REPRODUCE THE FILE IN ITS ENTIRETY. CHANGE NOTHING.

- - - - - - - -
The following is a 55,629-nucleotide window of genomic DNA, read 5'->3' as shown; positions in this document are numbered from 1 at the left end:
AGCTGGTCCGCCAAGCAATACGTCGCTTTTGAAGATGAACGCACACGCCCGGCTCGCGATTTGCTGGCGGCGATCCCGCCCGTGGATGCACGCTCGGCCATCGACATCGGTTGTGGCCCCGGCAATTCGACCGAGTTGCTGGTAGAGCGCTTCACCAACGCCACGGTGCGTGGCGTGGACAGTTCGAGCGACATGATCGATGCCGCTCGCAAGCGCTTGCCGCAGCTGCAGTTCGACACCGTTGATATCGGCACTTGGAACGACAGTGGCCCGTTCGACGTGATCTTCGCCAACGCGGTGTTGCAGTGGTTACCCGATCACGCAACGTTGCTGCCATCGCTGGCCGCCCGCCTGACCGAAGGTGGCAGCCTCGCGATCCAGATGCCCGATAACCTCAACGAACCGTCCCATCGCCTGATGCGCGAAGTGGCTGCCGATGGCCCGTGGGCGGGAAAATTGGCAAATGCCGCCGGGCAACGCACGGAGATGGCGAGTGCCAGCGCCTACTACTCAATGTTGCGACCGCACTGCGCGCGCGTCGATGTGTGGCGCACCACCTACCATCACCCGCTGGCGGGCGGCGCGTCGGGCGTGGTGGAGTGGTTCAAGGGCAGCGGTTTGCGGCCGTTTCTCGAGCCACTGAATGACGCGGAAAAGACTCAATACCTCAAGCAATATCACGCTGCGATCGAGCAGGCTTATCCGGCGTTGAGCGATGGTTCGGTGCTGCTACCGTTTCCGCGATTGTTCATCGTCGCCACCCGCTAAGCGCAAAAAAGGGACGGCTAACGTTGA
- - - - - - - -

The following is a 55,629-nucleotide window of genomic DNA, read 5'->3' as shown; positions in this document are numbered from 1 at the left end:
AGCTGGTCCGCCAAGCAATACGTCGCTTTTGAAGATGAACGCACACGCCCGGCTCGCGATTTGCTGGCGGCGATCCCGCCCGTGGATGCACGCTCGGCCATCGACATCGGTTGTGGCCCCGGCAATTCGACCGAGTTGCTGGTAGAGCGCTTCACCAACGCCACGGTGCGTGGCGTGGACAGTTCGAGCGACATGATCGATGCCGCTCGCAAGCGCTTGCCGCAGCTGCAGTTCGACACCGTTGATATCGGCACTTGGAACGACAGTGGCCCGTTCGACGTGATCTTCGCCAACGCGGTGTTGCAGTGGTTACCCGATCACGCAACGTTGCTGCCATCGCTGGCCGCCCGCCTGACCGAAGGTGGCAGCCTCGCGATCCAGATGCCCGATAACCTCAACGAACCGTCCCATCGCCTGATGCGCGAAGTGGCTGCCGATGGCCCGTGGGCGGGAAAATTGGCAAATGCCGCCGGGCAACGCACGGAGATGGCGAGTGCCAGCGCCTACTACTCAATGTTGCGACCGCACTGCGCGCGCGTCGATGTGTGGCGCACCACCTACCATCACCCGCTGGCGGGCGGCGCGTCGGGCGTGGTGGAGTGGTTCAAGGGCAGCGGTTTGCGGCCGTTTCTCGAGCCACTGAATGACGCGGAAAAGACTCAATACCTCAAGCAATATCACGCTGCGATCGAGCAGGCTTATCCGGCGTTGAGCGATGGTTCGGTGCTGCTACCGTTTCCGCGATTGTTCATCGTCGCCACCCGCTAAGCGCAAAAAAGGGACGGCTAACGTTGA